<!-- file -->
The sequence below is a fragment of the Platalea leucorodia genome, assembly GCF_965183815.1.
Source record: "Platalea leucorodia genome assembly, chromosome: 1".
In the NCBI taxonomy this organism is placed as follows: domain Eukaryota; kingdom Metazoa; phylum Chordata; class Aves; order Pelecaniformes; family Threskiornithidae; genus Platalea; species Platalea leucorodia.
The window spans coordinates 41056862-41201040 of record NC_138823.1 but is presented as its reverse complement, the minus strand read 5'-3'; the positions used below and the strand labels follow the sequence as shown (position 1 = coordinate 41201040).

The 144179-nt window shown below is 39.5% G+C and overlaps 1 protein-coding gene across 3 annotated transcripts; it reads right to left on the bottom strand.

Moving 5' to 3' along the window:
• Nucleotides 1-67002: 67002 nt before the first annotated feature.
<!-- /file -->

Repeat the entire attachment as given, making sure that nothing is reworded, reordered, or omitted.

The sequence below is a fragment of the Platalea leucorodia genome, assembly GCF_965183815.1.
Source record: "Platalea leucorodia genome assembly, chromosome: 1".
In the NCBI taxonomy this organism is placed as follows: domain Eukaryota; kingdom Metazoa; phylum Chordata; class Aves; order Pelecaniformes; family Threskiornithidae; genus Platalea; species Platalea leucorodia.
The window spans coordinates 41056862-41201040 of record NC_138823.1 but is presented as its reverse complement, the minus strand read 5'-3'; the positions used below and the strand labels follow the sequence as shown (position 1 = coordinate 41201040).

The 144179-nt window shown below is 39.5% G+C and overlaps 1 protein-coding gene across 3 annotated transcripts; it reads right to left on the bottom strand.

Moving 5' to 3' along the window:
• Nucleotides 1-67002: 67002 nt before the first annotated feature.